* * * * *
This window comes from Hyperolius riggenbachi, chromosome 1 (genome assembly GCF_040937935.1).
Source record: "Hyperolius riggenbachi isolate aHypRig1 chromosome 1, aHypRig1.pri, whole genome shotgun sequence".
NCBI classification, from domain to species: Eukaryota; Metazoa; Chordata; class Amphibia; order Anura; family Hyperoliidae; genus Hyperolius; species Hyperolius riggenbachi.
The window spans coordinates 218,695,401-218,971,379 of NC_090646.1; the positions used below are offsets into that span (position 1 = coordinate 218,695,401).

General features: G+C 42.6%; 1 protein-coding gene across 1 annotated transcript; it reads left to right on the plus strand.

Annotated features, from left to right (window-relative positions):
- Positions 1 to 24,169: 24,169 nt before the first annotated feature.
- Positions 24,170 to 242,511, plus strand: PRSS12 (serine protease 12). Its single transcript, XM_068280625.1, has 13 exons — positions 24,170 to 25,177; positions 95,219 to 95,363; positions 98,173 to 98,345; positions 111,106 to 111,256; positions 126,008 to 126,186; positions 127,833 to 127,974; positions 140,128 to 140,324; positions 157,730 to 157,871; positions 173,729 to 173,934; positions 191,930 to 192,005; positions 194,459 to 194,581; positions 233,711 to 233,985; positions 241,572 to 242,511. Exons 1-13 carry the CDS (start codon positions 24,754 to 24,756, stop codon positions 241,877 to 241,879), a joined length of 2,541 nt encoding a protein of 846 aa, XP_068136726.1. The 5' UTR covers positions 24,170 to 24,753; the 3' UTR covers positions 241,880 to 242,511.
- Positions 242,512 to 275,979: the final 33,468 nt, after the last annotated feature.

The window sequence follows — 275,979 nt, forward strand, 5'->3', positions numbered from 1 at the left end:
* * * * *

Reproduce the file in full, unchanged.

This window comes from Hyperolius riggenbachi, chromosome 1 (genome assembly GCF_040937935.1).
Source record: "Hyperolius riggenbachi isolate aHypRig1 chromosome 1, aHypRig1.pri, whole genome shotgun sequence".
NCBI classification, from domain to species: Eukaryota; Metazoa; Chordata; class Amphibia; order Anura; family Hyperoliidae; genus Hyperolius; species Hyperolius riggenbachi.
The window spans coordinates 218,695,401-218,971,379 of NC_090646.1; the positions used below are offsets into that span (position 1 = coordinate 218,695,401).

General features: G+C 42.6%; 1 protein-coding gene across 1 annotated transcript; it reads left to right on the plus strand.

Annotated features, from left to right (window-relative positions):
- Positions 1 to 24,169: 24,169 nt before the first annotated feature.
- Positions 24,170 to 242,511, plus strand: PRSS12 (serine protease 12). Its single transcript, XM_068280625.1, has 13 exons — positions 24,170 to 25,177; positions 95,219 to 95,363; positions 98,173 to 98,345; positions 111,106 to 111,256; positions 126,008 to 126,186; positions 127,833 to 127,974; positions 140,128 to 140,324; positions 157,730 to 157,871; positions 173,729 to 173,934; positions 191,930 to 192,005; positions 194,459 to 194,581; positions 233,711 to 233,985; positions 241,572 to 242,511. Exons 1-13 carry the CDS (start codon positions 24,754 to 24,756, stop codon positions 241,877 to 241,879), a joined length of 2,541 nt encoding a protein of 846 aa, XP_068136726.1. The 5' UTR covers positions 24,170 to 24,753; the 3' UTR covers positions 241,880 to 242,511.
- Positions 242,512 to 275,979: the final 33,468 nt, after the last annotated feature.

The window sequence follows — 275,979 nt, forward strand, 5'->3', positions numbered from 1 at the left end: